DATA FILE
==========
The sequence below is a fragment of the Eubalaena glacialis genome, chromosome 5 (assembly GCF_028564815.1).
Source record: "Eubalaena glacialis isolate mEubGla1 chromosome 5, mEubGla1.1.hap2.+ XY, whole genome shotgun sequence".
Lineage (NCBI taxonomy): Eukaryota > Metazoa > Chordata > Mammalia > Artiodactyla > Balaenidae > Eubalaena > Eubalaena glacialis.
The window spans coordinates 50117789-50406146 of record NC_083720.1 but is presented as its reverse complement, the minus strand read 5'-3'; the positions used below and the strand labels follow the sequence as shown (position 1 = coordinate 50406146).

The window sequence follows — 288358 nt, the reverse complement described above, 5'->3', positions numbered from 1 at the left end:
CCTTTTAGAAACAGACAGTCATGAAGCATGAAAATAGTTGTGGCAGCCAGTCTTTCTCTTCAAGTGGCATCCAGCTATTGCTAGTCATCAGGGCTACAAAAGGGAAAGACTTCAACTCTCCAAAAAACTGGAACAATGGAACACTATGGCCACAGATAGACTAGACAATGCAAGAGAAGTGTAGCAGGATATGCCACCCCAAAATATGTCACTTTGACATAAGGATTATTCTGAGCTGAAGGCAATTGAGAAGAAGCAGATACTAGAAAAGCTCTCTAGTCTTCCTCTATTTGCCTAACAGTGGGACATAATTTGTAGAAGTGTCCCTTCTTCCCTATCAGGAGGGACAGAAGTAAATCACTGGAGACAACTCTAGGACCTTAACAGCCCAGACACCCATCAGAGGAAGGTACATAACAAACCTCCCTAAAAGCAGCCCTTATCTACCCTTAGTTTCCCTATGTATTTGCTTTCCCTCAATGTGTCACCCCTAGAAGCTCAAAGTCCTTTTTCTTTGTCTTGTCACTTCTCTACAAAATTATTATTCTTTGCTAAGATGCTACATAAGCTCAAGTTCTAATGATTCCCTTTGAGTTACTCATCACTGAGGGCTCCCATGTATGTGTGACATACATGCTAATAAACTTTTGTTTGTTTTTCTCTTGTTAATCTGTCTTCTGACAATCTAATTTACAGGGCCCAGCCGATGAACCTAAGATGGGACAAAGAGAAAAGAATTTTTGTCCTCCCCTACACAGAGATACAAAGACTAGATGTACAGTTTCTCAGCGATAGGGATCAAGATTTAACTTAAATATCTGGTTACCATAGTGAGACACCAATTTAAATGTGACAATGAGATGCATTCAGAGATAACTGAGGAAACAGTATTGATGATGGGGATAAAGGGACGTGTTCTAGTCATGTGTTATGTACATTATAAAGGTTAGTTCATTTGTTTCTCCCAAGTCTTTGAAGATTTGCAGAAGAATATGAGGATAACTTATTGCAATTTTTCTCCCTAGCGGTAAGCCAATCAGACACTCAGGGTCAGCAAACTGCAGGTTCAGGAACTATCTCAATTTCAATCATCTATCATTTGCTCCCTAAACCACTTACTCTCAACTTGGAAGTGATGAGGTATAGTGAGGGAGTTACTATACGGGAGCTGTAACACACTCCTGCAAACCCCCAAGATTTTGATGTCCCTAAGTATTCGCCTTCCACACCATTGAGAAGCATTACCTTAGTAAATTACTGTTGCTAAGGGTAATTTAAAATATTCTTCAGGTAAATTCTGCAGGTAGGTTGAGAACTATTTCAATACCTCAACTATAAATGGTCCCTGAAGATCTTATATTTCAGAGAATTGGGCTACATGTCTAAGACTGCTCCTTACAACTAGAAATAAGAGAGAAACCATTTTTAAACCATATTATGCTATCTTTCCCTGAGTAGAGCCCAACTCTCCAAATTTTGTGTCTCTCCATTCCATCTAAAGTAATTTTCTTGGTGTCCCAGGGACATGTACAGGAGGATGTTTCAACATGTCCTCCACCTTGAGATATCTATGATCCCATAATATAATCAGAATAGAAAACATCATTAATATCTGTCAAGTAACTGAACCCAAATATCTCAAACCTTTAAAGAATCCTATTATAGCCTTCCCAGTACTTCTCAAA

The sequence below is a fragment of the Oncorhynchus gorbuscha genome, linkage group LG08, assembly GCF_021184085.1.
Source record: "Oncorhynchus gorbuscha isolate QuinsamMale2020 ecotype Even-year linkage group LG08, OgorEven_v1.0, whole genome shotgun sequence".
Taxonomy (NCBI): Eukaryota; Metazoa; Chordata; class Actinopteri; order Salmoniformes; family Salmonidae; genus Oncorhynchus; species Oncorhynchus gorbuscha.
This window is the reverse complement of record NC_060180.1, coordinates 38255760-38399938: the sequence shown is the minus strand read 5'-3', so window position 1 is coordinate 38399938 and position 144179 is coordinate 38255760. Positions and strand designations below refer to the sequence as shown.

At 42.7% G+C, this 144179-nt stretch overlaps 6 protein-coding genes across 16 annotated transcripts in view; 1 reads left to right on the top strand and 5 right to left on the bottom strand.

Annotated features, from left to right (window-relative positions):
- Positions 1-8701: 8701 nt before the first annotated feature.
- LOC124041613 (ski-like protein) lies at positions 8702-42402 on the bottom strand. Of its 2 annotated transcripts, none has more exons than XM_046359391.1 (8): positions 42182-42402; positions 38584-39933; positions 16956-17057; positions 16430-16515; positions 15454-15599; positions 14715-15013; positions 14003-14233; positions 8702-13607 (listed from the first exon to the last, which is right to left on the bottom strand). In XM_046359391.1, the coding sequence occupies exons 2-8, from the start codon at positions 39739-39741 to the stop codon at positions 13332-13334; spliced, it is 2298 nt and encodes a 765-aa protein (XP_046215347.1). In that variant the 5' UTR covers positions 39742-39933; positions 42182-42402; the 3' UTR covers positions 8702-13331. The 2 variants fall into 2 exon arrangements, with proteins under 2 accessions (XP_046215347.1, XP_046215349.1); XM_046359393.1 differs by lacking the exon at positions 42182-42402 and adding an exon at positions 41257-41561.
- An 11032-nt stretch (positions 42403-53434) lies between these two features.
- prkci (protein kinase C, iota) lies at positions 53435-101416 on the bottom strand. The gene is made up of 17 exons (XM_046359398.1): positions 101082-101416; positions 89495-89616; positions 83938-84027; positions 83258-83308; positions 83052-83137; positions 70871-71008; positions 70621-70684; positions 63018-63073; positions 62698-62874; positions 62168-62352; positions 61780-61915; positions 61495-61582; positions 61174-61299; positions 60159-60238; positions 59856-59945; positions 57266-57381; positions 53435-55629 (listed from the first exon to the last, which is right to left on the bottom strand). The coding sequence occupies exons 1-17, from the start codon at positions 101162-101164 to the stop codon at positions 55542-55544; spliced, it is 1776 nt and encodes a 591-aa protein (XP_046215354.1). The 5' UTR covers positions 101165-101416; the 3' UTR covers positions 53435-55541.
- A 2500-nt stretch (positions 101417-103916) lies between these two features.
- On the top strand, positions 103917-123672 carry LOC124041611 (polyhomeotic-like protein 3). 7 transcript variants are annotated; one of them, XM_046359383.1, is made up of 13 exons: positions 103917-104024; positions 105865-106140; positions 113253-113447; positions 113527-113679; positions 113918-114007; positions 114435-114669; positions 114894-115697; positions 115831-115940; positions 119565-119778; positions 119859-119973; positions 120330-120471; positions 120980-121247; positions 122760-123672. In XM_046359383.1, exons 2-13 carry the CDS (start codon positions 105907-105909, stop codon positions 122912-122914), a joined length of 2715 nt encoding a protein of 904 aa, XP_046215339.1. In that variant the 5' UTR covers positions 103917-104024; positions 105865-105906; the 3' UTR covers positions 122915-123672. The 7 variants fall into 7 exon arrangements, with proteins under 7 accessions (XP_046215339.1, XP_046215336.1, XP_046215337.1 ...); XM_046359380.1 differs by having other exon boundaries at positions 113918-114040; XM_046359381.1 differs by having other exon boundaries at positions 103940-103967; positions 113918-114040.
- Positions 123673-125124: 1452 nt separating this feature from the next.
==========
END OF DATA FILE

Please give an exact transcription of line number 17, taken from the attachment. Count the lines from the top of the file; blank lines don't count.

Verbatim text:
- A 2500-nt stretch (positions 101417-103916) lies between these two features.